Trump Lawyers Urge Supreme Court to Reject Fast-Tracking Immunity Decision

Trump Lawyers Urge Supreme Court to Reject Fast-Tracking Immunity Decision – On Wednesday, legal representatives of Donald Trump urged the US Supreme Court to dismiss the special counsel’s request for a prompt determination on Trump’s immunity from prosecution regarding his actions to challenge the 2020 election results. They argued that prosecutors lacked the standing to file the petition.

The former president’s stance was that prosecutors lacked grounds to challenge a favorable lower court decision and should wait for a federal appeals court to issue its judgment before intervening in the case. “This Court’s ordinary review procedures will allow the DC Circuit to address this appeal in the first instance, thus granting this Court the benefit of an appellate court’s prior consideration,” Trump’s lawyers wrote in the 35-page filing.

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“The Special Counsel urges this Court to bypass those ordinary procedures, including the longstanding preference for prior consideration by at least one court of appeals, and rush to decide the issues with reckless abandon. The Court should decline that invitation at this time.” Trump’s legal documents essentially aimed to put the case on hold, seeking an indefinite delay of the March 2024 trial date. 

This move followed prosecutors’ attempt to expedite resolution by directly approaching the nation’s highest court, bypassing the potentially lengthy appeals process. Trump’s primary argument for requesting the Supreme Court to postpone the petition was procedural. He asserted that the limited circumstances allowing prosecutors to appeal a favorable lower court ruling applied only when the government had suffered harm, a condition he argued did not apply to the special counsel Jack Smith.

The filing emphasized that the court should follow standard practice, allowing the DC circuit to render a judgment first, especially given their commitment to expedite the matter. The outcome of Trump’s arguments remains uncertain, as he repeatedly referred to the precedent set in Camreta v Greene (2011), where the court affirmed its jurisdiction despite the appellant being the prevailing party.

Trump accused the special counsel’s office of conflating the “public interest” in a swift trial with “partisan interest,” alleging that prosecutors aimed to proceed to trial before the 2024 election for political reasons during his presidential campaign. The Supreme Court is expected to swiftly decide on whether to grant the special counsel’s appeal. If accepted, oral arguments could be scheduled in January, with a decision issued within weeks.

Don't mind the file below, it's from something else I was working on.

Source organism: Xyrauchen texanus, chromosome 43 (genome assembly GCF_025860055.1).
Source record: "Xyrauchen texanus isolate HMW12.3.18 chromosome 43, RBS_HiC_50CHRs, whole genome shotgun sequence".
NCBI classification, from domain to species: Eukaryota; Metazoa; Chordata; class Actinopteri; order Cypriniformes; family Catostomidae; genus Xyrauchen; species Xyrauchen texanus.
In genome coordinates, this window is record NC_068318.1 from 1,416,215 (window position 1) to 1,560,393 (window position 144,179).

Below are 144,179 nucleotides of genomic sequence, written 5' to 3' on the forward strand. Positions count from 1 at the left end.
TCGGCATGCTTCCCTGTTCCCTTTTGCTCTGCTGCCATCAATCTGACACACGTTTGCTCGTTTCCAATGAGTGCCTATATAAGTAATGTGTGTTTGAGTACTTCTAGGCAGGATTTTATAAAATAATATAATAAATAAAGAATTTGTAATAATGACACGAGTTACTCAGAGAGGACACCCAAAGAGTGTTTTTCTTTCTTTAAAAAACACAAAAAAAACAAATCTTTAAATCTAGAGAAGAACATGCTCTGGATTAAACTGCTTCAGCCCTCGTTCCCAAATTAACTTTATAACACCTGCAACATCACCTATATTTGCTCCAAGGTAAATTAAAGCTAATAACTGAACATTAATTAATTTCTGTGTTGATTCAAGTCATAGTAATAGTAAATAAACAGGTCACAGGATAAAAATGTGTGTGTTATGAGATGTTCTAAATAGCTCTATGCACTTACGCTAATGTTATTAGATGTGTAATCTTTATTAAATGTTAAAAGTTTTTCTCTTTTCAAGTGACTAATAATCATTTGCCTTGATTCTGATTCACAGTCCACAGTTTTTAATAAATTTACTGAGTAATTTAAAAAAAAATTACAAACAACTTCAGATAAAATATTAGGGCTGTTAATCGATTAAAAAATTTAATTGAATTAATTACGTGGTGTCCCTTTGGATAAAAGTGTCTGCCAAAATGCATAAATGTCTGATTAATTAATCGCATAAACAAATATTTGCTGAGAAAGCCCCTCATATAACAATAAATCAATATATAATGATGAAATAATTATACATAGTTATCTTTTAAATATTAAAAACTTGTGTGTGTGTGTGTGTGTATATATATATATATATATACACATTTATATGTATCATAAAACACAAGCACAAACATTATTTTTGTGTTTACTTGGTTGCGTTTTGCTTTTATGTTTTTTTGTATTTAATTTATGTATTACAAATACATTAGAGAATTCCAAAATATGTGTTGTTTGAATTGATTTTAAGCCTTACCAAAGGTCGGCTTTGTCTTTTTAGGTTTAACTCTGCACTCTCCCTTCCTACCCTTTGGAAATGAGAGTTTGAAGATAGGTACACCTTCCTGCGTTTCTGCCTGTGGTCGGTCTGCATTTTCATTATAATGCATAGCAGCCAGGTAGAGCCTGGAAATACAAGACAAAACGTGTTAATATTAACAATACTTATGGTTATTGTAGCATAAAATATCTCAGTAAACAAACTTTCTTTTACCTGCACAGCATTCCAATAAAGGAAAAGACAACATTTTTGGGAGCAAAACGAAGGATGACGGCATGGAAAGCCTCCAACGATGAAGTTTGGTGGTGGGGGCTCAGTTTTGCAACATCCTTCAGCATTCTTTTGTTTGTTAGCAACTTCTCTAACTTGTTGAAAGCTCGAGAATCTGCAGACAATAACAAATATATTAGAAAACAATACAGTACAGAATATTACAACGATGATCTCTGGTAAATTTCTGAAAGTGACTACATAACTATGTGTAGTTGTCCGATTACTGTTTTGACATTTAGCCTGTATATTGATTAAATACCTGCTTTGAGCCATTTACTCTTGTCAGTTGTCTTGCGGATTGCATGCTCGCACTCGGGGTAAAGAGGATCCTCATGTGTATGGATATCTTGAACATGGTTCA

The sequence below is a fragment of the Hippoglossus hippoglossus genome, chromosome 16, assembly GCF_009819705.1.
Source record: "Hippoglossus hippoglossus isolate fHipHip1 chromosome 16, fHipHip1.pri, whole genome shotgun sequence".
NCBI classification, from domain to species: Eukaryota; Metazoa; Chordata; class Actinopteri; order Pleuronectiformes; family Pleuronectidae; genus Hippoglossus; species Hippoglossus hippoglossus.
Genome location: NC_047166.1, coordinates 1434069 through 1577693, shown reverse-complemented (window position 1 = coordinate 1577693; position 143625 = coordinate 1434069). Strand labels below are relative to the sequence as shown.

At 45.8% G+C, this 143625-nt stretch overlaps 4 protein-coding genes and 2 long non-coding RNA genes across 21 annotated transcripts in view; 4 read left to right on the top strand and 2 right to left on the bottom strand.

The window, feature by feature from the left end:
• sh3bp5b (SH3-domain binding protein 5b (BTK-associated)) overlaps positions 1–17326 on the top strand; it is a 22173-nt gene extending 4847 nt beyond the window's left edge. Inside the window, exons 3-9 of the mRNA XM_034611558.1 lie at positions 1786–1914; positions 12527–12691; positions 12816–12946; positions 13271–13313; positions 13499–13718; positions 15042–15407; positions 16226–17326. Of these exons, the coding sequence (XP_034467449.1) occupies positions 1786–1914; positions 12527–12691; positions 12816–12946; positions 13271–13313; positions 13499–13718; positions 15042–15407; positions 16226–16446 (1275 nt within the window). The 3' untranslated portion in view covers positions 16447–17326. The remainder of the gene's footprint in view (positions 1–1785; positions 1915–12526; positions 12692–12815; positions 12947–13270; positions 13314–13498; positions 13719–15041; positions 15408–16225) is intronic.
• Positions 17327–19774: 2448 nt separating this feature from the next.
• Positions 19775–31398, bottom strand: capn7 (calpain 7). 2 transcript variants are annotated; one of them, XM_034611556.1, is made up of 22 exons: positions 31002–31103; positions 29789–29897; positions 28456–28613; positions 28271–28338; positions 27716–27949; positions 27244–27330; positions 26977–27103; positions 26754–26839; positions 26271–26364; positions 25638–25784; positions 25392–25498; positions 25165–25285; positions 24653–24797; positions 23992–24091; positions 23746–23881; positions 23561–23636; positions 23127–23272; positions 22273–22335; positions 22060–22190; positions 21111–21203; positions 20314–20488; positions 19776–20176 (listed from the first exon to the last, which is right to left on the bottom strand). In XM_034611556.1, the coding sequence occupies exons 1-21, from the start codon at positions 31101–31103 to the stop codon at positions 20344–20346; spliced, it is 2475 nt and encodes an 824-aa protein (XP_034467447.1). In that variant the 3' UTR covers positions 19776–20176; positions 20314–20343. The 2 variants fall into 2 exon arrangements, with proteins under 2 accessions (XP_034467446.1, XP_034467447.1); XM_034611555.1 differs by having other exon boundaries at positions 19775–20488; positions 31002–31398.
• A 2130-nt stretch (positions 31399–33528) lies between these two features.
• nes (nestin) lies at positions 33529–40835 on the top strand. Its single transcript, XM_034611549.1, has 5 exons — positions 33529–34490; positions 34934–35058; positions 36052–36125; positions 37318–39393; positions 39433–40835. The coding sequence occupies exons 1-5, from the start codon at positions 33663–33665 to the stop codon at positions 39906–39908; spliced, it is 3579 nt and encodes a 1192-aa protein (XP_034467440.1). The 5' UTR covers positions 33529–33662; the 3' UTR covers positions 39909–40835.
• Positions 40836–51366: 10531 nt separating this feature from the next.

Otherwise, the case would revert to the jurisdiction of the DC circuit. Earlier this month, Trump petitioned the US Court of Appeals for the DC Circuit to overturn a trial judge’s decision denying his motion to dismiss the indictment, asserting absolute immunity for actions related to his official duties as president. The Trump legal team, aware that the motion might not succeed, strategically filed it, anticipating potential appeals before trial and, importantly, causing a pause in the case pending the appeals process.

Trump’s legal team anticipated that the DC circuit would likely take months to schedule oral arguments and deliver a ruling. Their plan involved taking the matter to the Supreme Court only after a potential loss, a process that could also extend over months to determine whether Trump could face prosecution. However, prosecutors disrupted Trump’s strategy, seeking certiorari from the Supreme Court before the DC circuit issued a judgment. 

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They also separately urged the DC circuit to expedite its consideration. The federal 2020 election interference trial is currently slated for March 4, the day before Super Tuesday, a crucial date for 15 states holding Republican primaries or caucuses. Trump, the GOP frontrunner, has been vocal about avoiding courtroom entanglements. Trump openly acknowledges his overarching legal strategy across all his criminal cases is centered on pursuing procedural delays. 

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If the cases don’t reach trial before the next election and he secures a second term, he could direct his chosen attorney general to drop all charges. Even if the case goes to trial before November, Trump’s preference, as suggested by sources, would be for the trial to occur as close to the election as possible. This timing could provide his 2024 campaign with the narrative to portray the criminal case as politically motivated.

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